After dinner I wrapped up the last of the backend/API which was a big milestone for me. Though it was less than halfway to the finish line… But still it was time to start the iPhone app portion of my project. Though the backend does more of the actual work, a native app is much more time consuming. (at least for me) I decided to use a toolchain called Rubymotion and specifically a framework within it called Redpotion to save time wherever possible. I use both of these tools a lot so I felt pretty confident though I knew that these things always tend to take more time than I originally think they will.
At about 2:30 AM, the environment was significantly quieter. Many people were still hard at work, including myself but there people sleeping all over the place. Actually “passed out” is probably a more appropriate term. People were asleep in their chairs, on their keyboards, splayed out across three chairs, under the tables, ON the tables and three smart cookies found the one couch and divvied it up into three equal parts. I wonder if they knew each other first?
I was just now starting to feel seriously tired too. I wasn’t going to sleep at the office though. I knew that I’d wake up feeling terrible and that would defeat the purpose of even getting some sleep. But, I was thinking ahead to the judging the next day which was due to start at 1:00 pm. That was almost 12 hours away. I decided that I would check into a hotel and get 3-4 hours of sleep before coming back with a renewed energy. So I jumped onto Kayak only to figure out that you can’t really book a room for Saturday night when it was already technically Sunday morning… Not good. I was going to have to call hotels and actually talk to people.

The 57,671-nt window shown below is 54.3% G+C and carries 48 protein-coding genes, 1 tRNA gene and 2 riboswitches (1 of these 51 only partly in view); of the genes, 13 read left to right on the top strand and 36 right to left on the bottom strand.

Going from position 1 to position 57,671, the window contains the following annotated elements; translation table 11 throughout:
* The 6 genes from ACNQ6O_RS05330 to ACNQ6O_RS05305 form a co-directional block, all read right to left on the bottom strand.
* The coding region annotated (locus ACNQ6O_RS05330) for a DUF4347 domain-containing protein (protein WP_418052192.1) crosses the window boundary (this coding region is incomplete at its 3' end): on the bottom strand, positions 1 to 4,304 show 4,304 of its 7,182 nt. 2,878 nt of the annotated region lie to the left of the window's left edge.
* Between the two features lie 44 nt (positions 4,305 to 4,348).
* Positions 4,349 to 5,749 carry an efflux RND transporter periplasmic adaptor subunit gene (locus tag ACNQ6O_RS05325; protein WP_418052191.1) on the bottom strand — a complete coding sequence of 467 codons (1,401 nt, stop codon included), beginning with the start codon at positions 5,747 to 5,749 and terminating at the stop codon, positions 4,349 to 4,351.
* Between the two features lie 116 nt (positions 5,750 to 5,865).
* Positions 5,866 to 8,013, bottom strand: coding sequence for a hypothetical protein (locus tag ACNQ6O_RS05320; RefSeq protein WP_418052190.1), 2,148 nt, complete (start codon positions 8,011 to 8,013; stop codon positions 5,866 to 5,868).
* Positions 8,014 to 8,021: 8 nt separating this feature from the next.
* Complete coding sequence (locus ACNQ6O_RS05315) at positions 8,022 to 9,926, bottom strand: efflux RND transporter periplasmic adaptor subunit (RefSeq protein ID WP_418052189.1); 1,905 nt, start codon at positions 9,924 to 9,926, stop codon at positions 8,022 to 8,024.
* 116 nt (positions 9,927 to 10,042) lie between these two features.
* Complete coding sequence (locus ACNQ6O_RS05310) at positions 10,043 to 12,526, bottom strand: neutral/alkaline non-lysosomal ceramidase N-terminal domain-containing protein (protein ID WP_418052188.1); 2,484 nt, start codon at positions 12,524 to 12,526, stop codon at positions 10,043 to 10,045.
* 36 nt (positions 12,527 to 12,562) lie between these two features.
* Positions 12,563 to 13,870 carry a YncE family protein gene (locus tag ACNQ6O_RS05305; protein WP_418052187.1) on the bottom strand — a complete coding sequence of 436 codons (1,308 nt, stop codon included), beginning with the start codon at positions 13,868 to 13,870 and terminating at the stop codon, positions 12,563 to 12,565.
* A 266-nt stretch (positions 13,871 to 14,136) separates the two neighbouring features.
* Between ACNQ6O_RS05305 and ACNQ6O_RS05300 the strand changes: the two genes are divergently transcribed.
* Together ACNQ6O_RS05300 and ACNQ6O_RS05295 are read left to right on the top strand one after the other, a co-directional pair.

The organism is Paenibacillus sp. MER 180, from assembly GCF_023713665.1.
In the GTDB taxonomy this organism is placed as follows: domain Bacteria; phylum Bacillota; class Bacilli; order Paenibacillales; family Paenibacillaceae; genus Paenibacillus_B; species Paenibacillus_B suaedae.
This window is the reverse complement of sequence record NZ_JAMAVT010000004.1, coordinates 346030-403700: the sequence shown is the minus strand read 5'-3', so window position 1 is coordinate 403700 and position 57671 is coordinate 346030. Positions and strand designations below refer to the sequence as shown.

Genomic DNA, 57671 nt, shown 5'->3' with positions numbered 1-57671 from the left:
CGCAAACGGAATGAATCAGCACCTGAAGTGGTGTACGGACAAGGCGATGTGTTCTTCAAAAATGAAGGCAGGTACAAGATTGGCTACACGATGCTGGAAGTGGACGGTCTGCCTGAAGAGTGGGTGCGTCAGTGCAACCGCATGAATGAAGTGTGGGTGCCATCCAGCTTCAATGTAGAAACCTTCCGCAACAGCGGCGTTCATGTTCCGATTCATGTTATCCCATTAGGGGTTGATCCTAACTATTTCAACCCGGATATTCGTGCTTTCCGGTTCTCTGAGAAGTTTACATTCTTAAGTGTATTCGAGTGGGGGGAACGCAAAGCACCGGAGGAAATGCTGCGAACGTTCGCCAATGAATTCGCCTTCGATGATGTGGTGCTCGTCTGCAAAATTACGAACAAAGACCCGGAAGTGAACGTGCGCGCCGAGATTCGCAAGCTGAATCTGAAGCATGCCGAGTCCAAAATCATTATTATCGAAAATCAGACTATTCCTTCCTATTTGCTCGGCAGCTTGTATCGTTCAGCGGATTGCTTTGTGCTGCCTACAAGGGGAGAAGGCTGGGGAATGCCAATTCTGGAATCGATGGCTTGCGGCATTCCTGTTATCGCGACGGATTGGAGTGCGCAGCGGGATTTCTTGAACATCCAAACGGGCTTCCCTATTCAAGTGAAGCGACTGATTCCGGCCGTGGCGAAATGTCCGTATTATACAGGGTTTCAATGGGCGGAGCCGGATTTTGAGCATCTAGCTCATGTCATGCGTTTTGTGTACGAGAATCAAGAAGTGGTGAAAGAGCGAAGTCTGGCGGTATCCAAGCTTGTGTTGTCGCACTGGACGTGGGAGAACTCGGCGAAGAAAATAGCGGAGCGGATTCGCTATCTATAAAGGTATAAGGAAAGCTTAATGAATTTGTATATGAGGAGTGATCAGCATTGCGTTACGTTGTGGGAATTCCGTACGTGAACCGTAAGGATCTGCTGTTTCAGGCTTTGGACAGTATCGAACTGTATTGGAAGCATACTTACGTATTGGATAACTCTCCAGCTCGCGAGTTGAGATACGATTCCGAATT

So I put on my hoodie and went outside where it was lightly misting and about 50 degrees. I live in San Diego so this was not my element. I spoke to a few hotels and they were each sold out. As I was dialing and talking, I had walked about a block. Some nearby bars had just closed and patrons were stumbling around and arguing with each other and everyone else around about taxis and Ubers. It was pretty fun to watch and when I didn’t find any vacancies, I started to walk back to the Trulia office. I was absolutely freezing and I noticed something else – I wasn’t really tired anymore. “Whatever”, I thought. “Let’s just get back inside and go all night”. And so I got back inside, poured another Latte, put on my headphones and got back to work. I looked around the room and saw that along with Kyle, the CTO/Founder of Retsly, that I was in good company with other dedicated coders going the distance.
Morning came eventually the Retsly team provided breakfast. People started coming back and the room was coming back to life. I was somehow feeling pretty good though I wouldn’t have minded a shower or at least a toothbrush!
At long last, the announcement was made that we were done coding and after a little welcome message from Errol Samuelson, the presentations finally began. Each team signed up for a time slot to present their build. There were about 35 presentations to be made and so I tried to think strategically about my time slot too. I figured the first few slots tend to be kind of hard because expectations aren’t really set yet. By the end, the judges may be tired and not paying attention as much. So I went with slot #8.